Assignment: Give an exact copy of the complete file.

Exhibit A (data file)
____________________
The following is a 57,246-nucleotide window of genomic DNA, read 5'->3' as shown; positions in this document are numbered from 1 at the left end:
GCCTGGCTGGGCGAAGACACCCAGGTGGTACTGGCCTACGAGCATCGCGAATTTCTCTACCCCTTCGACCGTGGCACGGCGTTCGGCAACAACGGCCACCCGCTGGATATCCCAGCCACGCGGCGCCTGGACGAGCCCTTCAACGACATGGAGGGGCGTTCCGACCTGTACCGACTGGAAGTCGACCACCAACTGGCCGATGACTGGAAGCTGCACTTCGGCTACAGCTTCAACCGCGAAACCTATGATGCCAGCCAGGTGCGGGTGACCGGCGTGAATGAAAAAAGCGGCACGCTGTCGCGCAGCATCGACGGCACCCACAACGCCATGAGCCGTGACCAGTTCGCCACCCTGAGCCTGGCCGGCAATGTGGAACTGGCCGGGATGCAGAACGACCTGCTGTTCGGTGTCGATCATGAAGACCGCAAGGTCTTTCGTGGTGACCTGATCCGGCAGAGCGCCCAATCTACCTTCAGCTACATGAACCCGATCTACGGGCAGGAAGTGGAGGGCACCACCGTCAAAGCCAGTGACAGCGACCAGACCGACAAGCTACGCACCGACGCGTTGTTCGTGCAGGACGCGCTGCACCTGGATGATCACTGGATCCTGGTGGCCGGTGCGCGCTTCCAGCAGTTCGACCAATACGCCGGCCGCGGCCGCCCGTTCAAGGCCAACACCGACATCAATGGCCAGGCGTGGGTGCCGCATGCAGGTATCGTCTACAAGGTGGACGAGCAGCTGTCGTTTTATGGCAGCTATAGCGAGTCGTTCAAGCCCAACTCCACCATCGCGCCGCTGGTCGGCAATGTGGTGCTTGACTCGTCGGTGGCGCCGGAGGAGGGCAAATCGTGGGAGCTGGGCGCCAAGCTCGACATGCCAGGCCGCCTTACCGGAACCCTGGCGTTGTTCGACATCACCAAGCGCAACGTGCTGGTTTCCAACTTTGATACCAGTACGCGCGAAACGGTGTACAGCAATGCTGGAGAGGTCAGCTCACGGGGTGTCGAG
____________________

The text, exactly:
The following is a 57,246-nucleotide window of genomic DNA, read 5'->3' as shown; positions in this document are numbered from 1 at the left end:
GCCTGGCTGGGCGAAGACACCCAGGTGGTACTGGCCTACGAGCATCGCGAATTTCTCTACCCCTTCGACCGTGGCACGGCGTTCGGCAACAACGGCCACCCGCTGGATATCCCAGCCACGCGGCGCCTGGACGAGCCCTTCAACGACATGGAGGGGCGTTCCGACCTGTACCGACTGGAAGTCGACCACCAACTGGCCGATGACTGGAAGCTGCACTTCGGCTACAGCTTCAACCGCGAAACCTATGATGCCAGCCAGGTGCGGGTGACCGGCGTGAATGAAAAAAGCGGCACGCTGTCGCGCAGCATCGACGGCACCCACAACGCCATGAGCCGTGACCAGTTCGCCACCCTGAGCCTGGCCGGCAATGTGGAACTGGCCGGGATGCAGAACGACCTGCTGTTCGGTGTCGATCATGAAGACCGCAAGGTCTTTCGTGGTGACCTGATCCGGCAGAGCGCCCAATCTACCTTCAGCTACATGAACCCGATCTACGGGCAGGAAGTGGAGGGCACCACCGTCAAAGCCAGTGACAGCGACCAGACCGACAAGCTACGCACCGACGCGTTGTTCGTGCAGGACGCGCTGCACCTGGATGATCACTGGATCCTGGTGGCCGGTGCGCGCTTCCAGCAGTTCGACCAATACGCCGGCCGCGGCCGCCCGTTCAAGGCCAACACCGACATCAATGGCCAGGCGTGGGTGCCGCATGCAGGTATCGTCTACAAGGTGGACGAGCAGCTGTCGTTTTATGGCAGCTATAGCGAGTCGTTCAAGCCCAACTCCACCATCGCGCCGCTGGTCGGCAATGTGGTGCTTGACTCGTCGGTGGCGCCGGAGGAGGGCAAATCGTGGGAGCTGGGCGCCAAGCTCGACATGCCAGGCCGCCTTACCGGAACCCTGGCGTTGTTCGACATCACCAAGCGCAACGTGCTGGTTTCCAACTTTGATACCAGTACGCGCGAAACGGTGTACAGCAATGCTGGAGAGGTCAGCTCACGGGGTGTCGAG